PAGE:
1991: Otter restoration starts, continuing through 1994. Division of Public Affairs adds "Policy" to its name, helps department leaders make better decisions by providing information and developing processes. Hunter education course required by regulation. Divisions of public relations and conservation education merge, forming Division of Information and Education (I&E). Conservation officer entry-level requirements include college degree.
1993: C. Tom Bennett becomes commissioner. Peregrine falcon restoration begins.
1994: Becoming an Outdoors Woman begins. Division of Water Patrol joins Kentucky Department of Fish and Wildlife Resources. Law Enforcement and Water Patrol begin cross-training officers. R. F. Tarter WMA land acquisition 1,170 acres (4.7 km2) ($357,381).
1995: Dr. James C. Salato Wildlife Education Center  opens (Oct. 1) at the Game Farm. Restoring Our Wildlife Heritage program introduces collector art. Kentucky Wildlife Viewing Guide begins sales. Fiscal Control renamed Division of Administrative Services. Kentucky Department of Fish and Wildlife and Kentucky Educational Television produce hunter education classes for television. Waterfowl hunters required to use U. S. Fish and Wildlife Service-approved nontoxic shot. Tim Farmer becomes Kentucky Afield-TV host.
2001: Division of Water Patrol Regions Abolished, and all officers wear green uniforms. Recruit Class #8 members were the first class to graduate as Wildlife & Boating Officers. Use of Water Patrol Officer & Conservation Officer titles discontinued.
2006: Wildlife & Boating Officer title discontinued, Conservation Officer title returned to use for Law Enforcement Officers.
The District Commission System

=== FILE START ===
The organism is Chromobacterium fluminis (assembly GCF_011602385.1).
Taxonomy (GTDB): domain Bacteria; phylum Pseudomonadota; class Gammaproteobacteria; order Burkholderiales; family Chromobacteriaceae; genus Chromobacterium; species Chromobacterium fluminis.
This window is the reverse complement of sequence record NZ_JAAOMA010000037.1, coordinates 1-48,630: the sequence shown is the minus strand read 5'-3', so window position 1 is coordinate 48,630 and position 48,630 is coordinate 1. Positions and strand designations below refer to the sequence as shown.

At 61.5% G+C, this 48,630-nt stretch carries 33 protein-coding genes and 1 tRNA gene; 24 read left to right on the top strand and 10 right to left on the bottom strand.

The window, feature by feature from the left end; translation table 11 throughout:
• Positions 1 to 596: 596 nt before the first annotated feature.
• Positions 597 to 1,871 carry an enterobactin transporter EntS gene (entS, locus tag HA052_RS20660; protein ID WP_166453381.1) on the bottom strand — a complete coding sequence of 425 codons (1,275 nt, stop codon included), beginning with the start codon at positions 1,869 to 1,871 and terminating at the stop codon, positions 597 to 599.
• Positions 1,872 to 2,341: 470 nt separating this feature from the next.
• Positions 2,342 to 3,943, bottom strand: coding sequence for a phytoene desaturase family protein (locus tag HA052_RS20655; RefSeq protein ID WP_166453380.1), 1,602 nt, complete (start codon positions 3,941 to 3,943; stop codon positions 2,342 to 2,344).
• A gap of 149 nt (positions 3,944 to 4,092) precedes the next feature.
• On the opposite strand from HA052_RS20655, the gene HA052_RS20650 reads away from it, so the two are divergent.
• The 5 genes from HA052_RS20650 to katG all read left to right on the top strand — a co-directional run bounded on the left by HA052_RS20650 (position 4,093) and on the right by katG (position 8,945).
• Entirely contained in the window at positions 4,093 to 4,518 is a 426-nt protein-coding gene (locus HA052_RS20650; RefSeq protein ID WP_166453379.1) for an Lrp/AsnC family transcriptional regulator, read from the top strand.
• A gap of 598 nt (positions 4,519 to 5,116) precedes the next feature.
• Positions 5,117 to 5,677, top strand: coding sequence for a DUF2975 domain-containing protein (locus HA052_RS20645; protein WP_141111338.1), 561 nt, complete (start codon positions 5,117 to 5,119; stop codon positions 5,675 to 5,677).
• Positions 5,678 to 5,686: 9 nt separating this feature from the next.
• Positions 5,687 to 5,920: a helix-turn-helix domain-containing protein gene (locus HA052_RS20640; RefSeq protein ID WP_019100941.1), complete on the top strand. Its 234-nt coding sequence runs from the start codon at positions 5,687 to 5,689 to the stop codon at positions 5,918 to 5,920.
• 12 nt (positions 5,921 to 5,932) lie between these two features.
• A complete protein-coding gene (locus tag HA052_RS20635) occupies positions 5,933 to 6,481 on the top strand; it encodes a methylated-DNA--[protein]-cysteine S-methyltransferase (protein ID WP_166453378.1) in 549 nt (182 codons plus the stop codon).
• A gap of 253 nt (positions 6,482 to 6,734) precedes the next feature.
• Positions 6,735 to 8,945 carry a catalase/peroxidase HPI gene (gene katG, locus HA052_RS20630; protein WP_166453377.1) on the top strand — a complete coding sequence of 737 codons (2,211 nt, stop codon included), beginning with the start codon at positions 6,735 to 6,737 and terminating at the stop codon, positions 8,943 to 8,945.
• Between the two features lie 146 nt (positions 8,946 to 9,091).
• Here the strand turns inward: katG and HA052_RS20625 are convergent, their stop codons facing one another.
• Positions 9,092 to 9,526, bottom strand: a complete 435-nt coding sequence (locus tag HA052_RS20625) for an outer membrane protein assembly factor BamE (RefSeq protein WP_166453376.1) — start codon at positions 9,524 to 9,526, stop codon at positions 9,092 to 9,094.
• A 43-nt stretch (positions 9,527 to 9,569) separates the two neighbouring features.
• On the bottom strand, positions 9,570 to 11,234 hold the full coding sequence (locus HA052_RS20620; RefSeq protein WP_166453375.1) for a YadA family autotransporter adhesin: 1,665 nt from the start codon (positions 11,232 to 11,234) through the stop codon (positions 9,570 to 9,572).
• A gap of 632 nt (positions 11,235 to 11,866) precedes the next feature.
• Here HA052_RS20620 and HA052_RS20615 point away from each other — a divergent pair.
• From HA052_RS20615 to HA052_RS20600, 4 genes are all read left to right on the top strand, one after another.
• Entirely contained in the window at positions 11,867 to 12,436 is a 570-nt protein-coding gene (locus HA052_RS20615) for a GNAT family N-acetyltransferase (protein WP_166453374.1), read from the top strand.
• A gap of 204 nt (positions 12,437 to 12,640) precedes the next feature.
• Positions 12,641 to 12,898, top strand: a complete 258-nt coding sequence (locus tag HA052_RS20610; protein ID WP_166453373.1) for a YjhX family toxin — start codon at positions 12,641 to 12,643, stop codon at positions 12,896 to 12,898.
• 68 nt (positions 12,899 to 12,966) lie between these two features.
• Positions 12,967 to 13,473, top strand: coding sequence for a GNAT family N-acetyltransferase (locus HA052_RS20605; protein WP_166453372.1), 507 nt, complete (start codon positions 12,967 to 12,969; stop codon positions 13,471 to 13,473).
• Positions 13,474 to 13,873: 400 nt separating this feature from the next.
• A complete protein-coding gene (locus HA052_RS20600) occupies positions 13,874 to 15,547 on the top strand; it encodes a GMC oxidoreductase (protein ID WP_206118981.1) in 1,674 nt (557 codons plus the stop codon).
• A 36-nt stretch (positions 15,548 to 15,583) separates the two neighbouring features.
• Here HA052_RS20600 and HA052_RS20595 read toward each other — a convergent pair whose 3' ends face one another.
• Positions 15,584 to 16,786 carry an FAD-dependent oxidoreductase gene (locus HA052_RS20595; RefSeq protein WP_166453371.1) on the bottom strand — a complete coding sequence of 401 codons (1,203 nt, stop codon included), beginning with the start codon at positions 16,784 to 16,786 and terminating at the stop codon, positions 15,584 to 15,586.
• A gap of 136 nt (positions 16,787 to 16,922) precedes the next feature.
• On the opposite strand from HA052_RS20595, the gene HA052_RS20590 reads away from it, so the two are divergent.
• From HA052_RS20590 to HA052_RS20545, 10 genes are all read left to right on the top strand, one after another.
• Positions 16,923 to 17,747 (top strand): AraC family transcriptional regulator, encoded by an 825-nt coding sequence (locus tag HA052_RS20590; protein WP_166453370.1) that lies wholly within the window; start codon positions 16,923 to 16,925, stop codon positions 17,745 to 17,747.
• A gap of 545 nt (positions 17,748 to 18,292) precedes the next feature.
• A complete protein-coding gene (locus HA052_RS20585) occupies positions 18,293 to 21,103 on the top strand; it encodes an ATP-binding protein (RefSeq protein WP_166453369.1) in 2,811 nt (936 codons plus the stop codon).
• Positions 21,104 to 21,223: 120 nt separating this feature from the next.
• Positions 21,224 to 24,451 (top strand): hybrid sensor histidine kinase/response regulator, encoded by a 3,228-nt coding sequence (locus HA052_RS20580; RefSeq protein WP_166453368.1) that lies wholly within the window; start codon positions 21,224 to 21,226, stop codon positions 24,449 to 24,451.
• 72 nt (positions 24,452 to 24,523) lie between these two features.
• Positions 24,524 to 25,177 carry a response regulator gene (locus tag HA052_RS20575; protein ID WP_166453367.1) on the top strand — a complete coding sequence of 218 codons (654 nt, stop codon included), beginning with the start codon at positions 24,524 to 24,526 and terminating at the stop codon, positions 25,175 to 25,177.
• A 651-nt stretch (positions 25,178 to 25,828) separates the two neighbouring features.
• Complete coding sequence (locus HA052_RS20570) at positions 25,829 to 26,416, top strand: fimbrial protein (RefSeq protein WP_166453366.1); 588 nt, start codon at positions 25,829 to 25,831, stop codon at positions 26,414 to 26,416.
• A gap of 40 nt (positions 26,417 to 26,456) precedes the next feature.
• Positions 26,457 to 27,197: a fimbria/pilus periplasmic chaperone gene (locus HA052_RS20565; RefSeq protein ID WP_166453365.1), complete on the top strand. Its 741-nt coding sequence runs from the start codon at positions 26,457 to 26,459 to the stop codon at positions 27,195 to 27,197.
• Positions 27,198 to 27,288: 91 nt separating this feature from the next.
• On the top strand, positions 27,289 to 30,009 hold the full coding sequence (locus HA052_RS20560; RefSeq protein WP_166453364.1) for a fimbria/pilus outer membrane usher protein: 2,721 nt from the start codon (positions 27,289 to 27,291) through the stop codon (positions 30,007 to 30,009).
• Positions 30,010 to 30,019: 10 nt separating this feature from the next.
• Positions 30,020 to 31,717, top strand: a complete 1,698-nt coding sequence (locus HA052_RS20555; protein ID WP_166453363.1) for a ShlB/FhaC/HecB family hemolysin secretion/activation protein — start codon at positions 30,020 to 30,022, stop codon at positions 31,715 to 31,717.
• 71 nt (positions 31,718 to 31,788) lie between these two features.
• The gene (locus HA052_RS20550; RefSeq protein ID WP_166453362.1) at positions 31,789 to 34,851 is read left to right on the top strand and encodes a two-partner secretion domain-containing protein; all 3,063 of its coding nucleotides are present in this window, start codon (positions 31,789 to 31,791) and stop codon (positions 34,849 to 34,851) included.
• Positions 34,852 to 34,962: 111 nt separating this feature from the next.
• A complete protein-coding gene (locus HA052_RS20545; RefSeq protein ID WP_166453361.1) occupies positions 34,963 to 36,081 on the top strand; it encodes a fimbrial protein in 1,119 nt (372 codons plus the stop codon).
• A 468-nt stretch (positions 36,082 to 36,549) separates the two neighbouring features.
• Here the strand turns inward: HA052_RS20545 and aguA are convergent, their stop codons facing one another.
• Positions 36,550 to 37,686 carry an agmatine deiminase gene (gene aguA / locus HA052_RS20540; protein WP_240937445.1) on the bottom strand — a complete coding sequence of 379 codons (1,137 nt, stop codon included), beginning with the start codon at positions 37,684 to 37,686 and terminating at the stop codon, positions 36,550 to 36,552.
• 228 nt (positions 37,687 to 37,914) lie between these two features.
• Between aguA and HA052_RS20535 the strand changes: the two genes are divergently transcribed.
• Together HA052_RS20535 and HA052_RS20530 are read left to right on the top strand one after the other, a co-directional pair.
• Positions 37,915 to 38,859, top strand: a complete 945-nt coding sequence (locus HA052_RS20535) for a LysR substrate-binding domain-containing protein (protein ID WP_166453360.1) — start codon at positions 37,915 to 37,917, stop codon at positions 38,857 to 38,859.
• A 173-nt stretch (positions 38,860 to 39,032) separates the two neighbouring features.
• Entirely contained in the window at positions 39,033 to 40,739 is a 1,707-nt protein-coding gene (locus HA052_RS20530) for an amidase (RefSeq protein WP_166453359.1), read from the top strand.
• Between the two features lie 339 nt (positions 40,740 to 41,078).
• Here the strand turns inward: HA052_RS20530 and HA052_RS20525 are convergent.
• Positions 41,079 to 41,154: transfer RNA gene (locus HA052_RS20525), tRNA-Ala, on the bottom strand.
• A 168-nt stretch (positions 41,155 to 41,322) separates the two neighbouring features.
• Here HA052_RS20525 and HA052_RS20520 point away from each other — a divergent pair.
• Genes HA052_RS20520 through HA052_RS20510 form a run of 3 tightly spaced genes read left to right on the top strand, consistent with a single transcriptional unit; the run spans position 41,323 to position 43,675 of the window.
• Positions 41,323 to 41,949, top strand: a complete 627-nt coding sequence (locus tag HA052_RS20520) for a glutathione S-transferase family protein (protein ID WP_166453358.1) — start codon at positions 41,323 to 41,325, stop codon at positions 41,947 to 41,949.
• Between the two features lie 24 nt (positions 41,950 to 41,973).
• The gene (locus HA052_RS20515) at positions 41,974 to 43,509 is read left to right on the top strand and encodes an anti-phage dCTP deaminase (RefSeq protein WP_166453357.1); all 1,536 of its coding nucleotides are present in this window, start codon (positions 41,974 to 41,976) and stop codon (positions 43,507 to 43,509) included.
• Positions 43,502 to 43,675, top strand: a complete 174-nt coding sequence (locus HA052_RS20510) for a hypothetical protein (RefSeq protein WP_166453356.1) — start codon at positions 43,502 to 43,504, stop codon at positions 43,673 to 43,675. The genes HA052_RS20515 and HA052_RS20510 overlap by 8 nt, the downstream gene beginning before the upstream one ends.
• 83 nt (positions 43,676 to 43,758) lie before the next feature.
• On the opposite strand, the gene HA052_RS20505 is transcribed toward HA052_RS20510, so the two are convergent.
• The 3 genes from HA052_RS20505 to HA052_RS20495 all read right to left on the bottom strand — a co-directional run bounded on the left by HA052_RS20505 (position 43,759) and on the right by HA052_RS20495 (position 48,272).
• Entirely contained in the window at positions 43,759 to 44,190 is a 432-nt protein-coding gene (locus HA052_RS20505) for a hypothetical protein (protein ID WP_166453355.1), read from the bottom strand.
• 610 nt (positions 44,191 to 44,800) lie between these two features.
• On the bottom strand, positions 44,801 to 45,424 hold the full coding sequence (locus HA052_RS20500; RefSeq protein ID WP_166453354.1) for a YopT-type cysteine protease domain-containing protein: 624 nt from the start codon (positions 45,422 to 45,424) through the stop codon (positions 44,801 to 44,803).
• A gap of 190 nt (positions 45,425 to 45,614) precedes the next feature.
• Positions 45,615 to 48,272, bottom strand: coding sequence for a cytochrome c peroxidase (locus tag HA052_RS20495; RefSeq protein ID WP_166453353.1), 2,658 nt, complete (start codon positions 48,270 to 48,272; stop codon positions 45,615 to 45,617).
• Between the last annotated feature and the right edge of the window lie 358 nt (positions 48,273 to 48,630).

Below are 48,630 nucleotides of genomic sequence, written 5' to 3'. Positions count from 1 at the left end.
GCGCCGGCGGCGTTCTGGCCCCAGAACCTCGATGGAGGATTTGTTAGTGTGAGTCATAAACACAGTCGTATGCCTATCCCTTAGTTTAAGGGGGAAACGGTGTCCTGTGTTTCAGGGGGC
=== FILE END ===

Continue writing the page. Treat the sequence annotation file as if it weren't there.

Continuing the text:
Kentucky Fish and Wildlife is directed from a Commissioner, but overseen by nine District Commissioners. Five candidates for District Commissioner are nominated by local hunters and anglers in their districts. These forty-five candidates (five from each district) are then chosen by the Governor of Kentucky to represent their district. This system was created by Kentucky sportsmen to ensure that both managerial and financial control of the state's wildlife resources stayed out of political control.
The Kentucky Department of Fish and Wildlife has gone through a great deal of organizational changes through the years. Today it consists of eight sections: the Commissioner's staff, Administrative Services, Wildlife, Fisheries, Engineering, Law Enforcement, Information and Education, and Public Affairs.
Terms of Commissioners
- 1945 - 1958 Earl Wallace
- 1958 - 1971 Minor Clark
- 1971 - 1978 Arnold Mitchell
- 1978 - 1985 Carl E. Kays
- 1985 - 1993 Don McCormick
- 1993 - 2005 Tom Bennett
- 2005 – 2013 Jonathan Gassett
- 2014 – Present Gregory K Johnson
Since the establishment of the Kentucky Department of Fish and Wildlife Resources, five officers have died in the line of duty.
|Officer||Date of Death||Details|
|Game Warden Elijah Roberts||
|Conservation Officer John C. Martin||
|Conservation Officer Denver Earlington Tabor||
|Conservation Officer Robert C. Banker||
|Conservation Officer Douglas Wayne Bryant||